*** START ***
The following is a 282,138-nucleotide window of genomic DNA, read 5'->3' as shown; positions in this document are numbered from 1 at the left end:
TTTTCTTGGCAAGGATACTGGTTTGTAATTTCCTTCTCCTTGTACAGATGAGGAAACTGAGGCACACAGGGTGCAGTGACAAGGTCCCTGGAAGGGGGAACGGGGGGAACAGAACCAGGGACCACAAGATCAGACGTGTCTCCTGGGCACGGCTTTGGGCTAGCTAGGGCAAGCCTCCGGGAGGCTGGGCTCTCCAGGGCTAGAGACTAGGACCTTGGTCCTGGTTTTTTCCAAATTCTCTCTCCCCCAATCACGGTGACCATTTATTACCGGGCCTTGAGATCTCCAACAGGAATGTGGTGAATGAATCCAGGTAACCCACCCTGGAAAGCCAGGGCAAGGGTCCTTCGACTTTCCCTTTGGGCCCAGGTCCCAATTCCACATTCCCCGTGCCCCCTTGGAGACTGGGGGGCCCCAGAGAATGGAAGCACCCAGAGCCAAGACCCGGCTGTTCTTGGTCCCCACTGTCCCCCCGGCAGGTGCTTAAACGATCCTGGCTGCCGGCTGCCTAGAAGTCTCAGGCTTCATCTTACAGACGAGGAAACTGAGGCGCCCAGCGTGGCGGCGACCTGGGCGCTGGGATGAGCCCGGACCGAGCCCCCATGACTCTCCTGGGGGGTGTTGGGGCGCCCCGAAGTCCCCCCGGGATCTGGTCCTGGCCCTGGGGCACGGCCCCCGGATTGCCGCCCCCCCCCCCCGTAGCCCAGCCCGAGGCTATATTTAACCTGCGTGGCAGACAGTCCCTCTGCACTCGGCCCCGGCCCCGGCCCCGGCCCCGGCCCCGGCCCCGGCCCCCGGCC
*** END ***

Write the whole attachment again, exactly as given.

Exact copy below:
The following is a 282,138-nucleotide window of genomic DNA, read 5'->3' as shown; positions in this document are numbered from 1 at the left end:
TTTTCTTGGCAAGGATACTGGTTTGTAATTTCCTTCTCCTTGTACAGATGAGGAAACTGAGGCACACAGGGTGCAGTGACAAGGTCCCTGGAAGGGGGAACGGGGGGAACAGAACCAGGGACCACAAGATCAGACGTGTCTCCTGGGCACGGCTTTGGGCTAGCTAGGGCAAGCCTCCGGGAGGCTGGGCTCTCCAGGGCTAGAGACTAGGACCTTGGTCCTGGTTTTTTCCAAATTCTCTCTCCCCCAATCACGGTGACCATTTATTACCGGGCCTTGAGATCTCCAACAGGAATGTGGTGAATGAATCCAGGTAACCCACCCTGGAAAGCCAGGGCAAGGGTCCTTCGACTTTCCCTTTGGGCCCAGGTCCCAATTCCACATTCCCCGTGCCCCCTTGGAGACTGGGGGGCCCCAGAGAATGGAAGCACCCAGAGCCAAGACCCGGCTGTTCTTGGTCCCCACTGTCCCCCCGGCAGGTGCTTAAACGATCCTGGCTGCCGGCTGCCTAGAAGTCTCAGGCTTCATCTTACAGACGAGGAAACTGAGGCGCCCAGCGTGGCGGCGACCTGGGCGCTGGGATGAGCCCGGACCGAGCCCCCATGACTCTCCTGGGGGGTGTTGGGGCGCCCCGAAGTCCCCCCGGGATCTGGTCCTGGCCCTGGGGCACGGCCCCCGGATTGCCGCCCCCCCCCCCCGTAGCCCAGCCCGAGGCTATATTTAACCTGCGTGGCAGACAGTCCCTCTGCACTCGGCCCCGGCCCCGGCCCCGGCCCCGGCCCCGGCCCCGGCCCCCGGCC